C++ string literals may be simple arrays of characters, but the Standard Library provides a lot of support on top of that. From a
string class to regular expressions, we have a full set of tools to deal with strings in a wide variety of ways.
As C# includes classes like
Mutex, the C++ Standard Library also provides support for multi-threading. Classes like
std::mutex are very similar, but there are larger differences when it comes to C#’s
await keywords. Read on to learn how to write multi-threaded C++!
There are so many kinds of numbers we deal with on a regular basis and the C++ Standard Library has a full suite of tools to deal with them. Today we’ll look into random numbers, ratios, mathematical constants, bit manipulation, complex numbers, and more!
A programming language without access to the underlying system is of little use. Even a “Hello, world!” program requires the OS to output that message. Today we’ll start looking at the system access that the Standard Library provides. We’ll see how to access the file system, so-called “smart” pointers, and check the time using various system clocks.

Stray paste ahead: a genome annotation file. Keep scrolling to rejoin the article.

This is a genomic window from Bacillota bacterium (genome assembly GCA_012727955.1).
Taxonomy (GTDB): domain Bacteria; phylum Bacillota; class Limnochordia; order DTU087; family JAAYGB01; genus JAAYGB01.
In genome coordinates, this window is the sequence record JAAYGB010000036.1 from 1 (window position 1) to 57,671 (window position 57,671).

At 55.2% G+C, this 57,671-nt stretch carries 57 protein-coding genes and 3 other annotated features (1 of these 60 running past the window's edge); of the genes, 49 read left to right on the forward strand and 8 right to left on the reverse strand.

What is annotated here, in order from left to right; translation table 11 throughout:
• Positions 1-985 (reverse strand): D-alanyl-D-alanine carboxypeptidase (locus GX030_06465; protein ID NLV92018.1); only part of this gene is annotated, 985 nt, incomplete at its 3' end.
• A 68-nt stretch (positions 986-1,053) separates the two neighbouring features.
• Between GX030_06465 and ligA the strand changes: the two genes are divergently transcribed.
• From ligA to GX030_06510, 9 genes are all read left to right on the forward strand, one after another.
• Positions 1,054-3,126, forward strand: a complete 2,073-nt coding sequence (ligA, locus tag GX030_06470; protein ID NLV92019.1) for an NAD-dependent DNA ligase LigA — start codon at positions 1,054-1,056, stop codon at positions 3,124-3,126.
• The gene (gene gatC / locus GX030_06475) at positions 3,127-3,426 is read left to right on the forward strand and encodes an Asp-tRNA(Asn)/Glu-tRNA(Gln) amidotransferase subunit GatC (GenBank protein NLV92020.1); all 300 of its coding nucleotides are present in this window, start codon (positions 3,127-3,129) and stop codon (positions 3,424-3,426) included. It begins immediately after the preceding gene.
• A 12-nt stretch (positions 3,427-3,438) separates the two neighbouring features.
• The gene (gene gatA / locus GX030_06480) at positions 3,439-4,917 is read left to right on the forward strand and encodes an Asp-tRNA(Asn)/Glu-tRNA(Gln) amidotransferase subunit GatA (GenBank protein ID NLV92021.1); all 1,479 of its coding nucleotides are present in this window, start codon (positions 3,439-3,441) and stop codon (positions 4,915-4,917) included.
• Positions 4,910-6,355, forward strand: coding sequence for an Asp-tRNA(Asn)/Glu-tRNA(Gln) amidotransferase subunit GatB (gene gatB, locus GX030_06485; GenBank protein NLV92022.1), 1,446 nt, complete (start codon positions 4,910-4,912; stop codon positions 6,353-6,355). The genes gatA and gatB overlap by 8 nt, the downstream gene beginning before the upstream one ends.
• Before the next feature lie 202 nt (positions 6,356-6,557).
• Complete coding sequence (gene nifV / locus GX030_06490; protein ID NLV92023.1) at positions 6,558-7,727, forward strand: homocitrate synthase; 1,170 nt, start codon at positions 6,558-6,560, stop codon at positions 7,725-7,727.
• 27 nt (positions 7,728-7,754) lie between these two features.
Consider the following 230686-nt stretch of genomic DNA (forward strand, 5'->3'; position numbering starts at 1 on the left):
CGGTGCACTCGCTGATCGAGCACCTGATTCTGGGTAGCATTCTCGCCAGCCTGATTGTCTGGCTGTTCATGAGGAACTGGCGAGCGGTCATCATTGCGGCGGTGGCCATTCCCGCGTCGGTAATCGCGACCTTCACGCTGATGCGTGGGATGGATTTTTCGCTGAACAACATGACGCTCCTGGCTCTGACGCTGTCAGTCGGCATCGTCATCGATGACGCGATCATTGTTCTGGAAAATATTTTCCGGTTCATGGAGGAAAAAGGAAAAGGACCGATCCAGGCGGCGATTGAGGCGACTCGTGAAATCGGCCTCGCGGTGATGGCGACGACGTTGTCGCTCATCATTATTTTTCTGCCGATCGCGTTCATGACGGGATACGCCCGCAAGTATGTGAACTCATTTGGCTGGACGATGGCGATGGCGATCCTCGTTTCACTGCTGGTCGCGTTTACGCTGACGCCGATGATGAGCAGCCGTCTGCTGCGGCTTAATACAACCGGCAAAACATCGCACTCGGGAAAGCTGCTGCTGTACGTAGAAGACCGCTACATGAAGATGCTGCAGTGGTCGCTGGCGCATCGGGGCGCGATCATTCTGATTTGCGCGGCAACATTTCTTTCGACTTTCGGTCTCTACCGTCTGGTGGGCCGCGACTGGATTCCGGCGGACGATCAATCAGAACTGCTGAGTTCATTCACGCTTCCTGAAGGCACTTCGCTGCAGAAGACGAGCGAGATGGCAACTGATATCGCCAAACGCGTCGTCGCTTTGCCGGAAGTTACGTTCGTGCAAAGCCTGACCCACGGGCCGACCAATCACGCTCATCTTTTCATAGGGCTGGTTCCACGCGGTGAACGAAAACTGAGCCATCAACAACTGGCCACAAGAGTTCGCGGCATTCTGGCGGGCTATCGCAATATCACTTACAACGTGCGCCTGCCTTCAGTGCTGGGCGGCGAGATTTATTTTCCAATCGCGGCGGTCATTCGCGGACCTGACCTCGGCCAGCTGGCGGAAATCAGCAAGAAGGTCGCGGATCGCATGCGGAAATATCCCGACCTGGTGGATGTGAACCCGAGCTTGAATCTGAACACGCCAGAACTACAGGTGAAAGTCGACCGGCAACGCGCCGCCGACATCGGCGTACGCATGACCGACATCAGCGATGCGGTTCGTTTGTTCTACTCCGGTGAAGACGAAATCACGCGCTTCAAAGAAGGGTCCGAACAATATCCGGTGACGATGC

Some parts of C++ require parts of the C++ Standard Library. We’ve lightly touched on classes like
std::typeinfo already, but today we’ll look at a whole lot more. We’ll see parts of the Standard Library that would typically be built into the language or are otherwise strongly tied to making use of particular language features.
Today we’ll begin exploring the C++ Standard Library. As C++ is mostly a superset of C, the C++ Standard Library is mostly a superset of the C Standard Library. So we’ll begin there!
We’ve covered all the features in the C++ language! Still, C# has some features that are missing from C++. Today we’ll look at those and explore some alternatives to fill these gaps.
In today’s final article covering the C++ language, we’ll explore a new C++20 feature: coroutines. These are analogous to both C# iterator functions (i.e. those with
yield) and C#
async functions. There are a lot of interesting aspects of coroutines, so let’s dive in explore!
We’ve already seen C++’s traditional build model based on
#include. Today we’ll look at the all-new build model introduced in C++20. This is built on “modules” and is much more analogous to the C# build model. Read on to learn how to use it by itself and in combination with